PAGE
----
Second, I’d like to ask you for a very personal favor. The second edition of my Financial Accounting textbook that I wrote with C. J. Skender (of UNC) came out today. (Today!!!!) I feel like I just experienced the birth of another child. I thought the first edition was good but I honestly think the second edition is great. It approaches the introduction of financial accounting differently because it is written in a Socratic Method style. It is the book that I have always wanted to write and I am thrilled with it. It covers what I think college students should learn in an introductory course. And, although I am obviously biased, I like to think it is written in an interesting and engaging style – using hundreds of real world examples.

After 41 years, I know two things for sure: (1) faculty members are often very critical of textbooks and (2) faculty members rarely change textbooks. I hear a lot of excuses for the tendency to stick with a textbook even if it is hated by all involved (the teacher and the students). I think adopting a bad textbook semester after semester is an awful educational practice, one that can only cause students to suffer.

Textbooks will never get better if professors aren’t open to new alternatives. That’s how the market system is supposed to work. Without real competition for adoptions, the products grow stale and stop being innovative.

Okay, so here’s the favor I am asking. If you teach financial accounting at a two-year or four-year college or in an MBA program, request a copy of the second edition of our Financial Accounting textbook and read one chapter. That’s all I ask. Don’t believe me. Heck, I’m biased. Read the buildings and equipment chapter (chapter 10) or the investments chapter (chapter 12) or the accounts receivable chapter (chapter 7). Or read the very first chapter where we talk about why learning financial accounting is important. Pretend you are a 19 year old college student. Could you read this book and understand it? Is it interesting? Does it cover what you want to teach?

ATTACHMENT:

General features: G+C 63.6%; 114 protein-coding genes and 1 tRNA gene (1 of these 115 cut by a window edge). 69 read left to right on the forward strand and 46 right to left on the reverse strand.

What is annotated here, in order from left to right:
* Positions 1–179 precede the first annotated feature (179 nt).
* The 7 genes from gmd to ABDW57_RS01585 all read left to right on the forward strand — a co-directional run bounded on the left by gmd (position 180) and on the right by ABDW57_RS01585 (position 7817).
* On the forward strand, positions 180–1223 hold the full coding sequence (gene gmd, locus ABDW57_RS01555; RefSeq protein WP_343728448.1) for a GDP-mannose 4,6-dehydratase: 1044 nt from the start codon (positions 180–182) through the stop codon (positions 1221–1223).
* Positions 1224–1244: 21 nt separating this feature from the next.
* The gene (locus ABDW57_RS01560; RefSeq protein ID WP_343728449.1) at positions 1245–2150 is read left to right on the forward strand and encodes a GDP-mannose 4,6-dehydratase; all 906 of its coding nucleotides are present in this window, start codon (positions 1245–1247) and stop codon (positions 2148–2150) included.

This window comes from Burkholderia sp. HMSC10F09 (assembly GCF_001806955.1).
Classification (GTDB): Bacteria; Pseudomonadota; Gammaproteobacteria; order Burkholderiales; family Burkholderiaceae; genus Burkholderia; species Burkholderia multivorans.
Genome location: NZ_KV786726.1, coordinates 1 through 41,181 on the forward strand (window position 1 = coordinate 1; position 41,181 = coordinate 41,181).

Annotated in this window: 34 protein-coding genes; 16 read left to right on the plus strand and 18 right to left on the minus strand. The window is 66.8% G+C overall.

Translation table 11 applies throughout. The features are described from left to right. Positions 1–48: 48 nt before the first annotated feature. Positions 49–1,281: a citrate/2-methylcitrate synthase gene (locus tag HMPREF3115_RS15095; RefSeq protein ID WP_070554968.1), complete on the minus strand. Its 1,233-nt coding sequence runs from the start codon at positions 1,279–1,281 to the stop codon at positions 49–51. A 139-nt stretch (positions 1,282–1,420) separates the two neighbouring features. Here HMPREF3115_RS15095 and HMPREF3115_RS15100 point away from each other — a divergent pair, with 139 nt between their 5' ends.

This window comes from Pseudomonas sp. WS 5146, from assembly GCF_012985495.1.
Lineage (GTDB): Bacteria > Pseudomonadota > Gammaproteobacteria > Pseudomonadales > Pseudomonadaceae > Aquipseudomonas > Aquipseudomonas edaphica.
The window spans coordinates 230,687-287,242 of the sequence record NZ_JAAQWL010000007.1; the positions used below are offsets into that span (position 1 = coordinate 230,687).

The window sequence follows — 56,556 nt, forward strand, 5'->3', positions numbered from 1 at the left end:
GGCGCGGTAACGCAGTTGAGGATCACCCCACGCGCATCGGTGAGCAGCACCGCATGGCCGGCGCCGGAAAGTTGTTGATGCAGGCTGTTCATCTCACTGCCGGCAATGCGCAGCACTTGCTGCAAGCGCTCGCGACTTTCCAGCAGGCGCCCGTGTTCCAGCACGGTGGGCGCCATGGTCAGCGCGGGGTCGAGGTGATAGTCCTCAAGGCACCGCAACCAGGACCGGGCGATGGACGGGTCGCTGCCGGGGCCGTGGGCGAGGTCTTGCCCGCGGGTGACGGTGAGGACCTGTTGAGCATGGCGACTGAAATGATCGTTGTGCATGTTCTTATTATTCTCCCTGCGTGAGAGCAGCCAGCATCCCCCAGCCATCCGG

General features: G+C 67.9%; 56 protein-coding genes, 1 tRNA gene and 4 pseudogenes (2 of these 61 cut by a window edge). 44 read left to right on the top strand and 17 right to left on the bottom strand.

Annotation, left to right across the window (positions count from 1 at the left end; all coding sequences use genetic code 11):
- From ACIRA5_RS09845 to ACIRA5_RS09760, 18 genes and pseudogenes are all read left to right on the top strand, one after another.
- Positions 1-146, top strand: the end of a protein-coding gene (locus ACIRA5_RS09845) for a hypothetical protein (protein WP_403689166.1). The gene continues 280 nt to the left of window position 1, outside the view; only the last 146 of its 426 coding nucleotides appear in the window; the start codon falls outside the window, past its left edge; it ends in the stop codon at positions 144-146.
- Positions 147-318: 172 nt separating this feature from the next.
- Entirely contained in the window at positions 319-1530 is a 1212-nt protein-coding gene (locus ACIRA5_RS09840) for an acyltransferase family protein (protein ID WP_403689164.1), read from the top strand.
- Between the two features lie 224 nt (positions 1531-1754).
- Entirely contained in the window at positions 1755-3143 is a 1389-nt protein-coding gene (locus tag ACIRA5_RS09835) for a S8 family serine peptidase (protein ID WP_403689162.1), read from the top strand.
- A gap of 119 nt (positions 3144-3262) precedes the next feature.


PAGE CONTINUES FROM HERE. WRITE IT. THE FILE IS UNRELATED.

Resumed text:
Or, if you don’t teach financial accounting, if you know someone who does teach that course, forward this note to them. The book is published by Flat World Knowledge so the students get to use the book online for free. Yes, the students don’t pay $250 for this textbook. They can use the book online from day one for free. Why have them pay $250 for a book you hate and they hate?

Anyone who would like to receive a copy for adoption consideration should send a note to Becky Knauer at It’s easy and quick. Be a wise decision maker – look at the alternatives.

And, in case you are interested, here is how the book opens. This sample provides a pretty good picture of the whole book. My goal was to catch the students’ attention right from the start and try to stimulate their curiosity. And, maybe most importantly, I wanted to push the real world into the students’ laps.

Question: In the June 30, 2011, edition of The Wall Street Journal, numerous headlines described the recent activities of various business organizations. Here are just a few:

“TMX and LSE Give Up on Planned Merger”

“Ally Financial Faces Charge for Mortgage Losses”

“HomeAway Jumps 49% in Debut”

“Ad-Seller Acquiring Myspace for a Song”

Millions of individuals around the world read such stories each day with rapt interest. From teen-agers to elderly billionaires, this type of information is analyzed obsessively. How are these people able to understand all the data and details being provided? For most, the secret is straightforward: a strong knowledge of financial accounting.

This textbook provides an introduction to financial accounting. A logical place to begin such an exploration is to ask the obvious question: What is financial accounting?

Answer: In simplest terms, financial accounting is the communication of information about a business or other type of organization (such as a charity or government) so that individuals can assess its financial health and future prospects. No single word is more relevant to financial accounting than “information.”

Sunday, 15 April 2012

Recap of Q&A w/ JC Chandor

Last Wednesday, we were fortunate enough to welcome JC Chandor, the writer and director of the Academy Award nominated film "Margin Call" for a Q&A session about his creative process, inspirations, and unique perspective on the financial services industry. Mr Chandor provided a personal background, but focused the majority of the discussion on his perceived transformation of the industry away from client-firm relationships towards short-term profits. Other topics include parallels of film details to real world events and people, growing up in New York, and his next film starring Robert Redford. Overall, it was a great event and a interesting alternative view on the industry.

Saturday, 14 April 2012


Last week, a fellow E-Committee member, Mehyar Afkari, wrote a poignant piece on the over $2 billion dollar deal by Guggenheim Baseball Management to purchase the L.A Dodgers. The main question Mehyar brought up was just how this mammoth deal that makes the Dodgers the most valuable franchise in the world would be financed?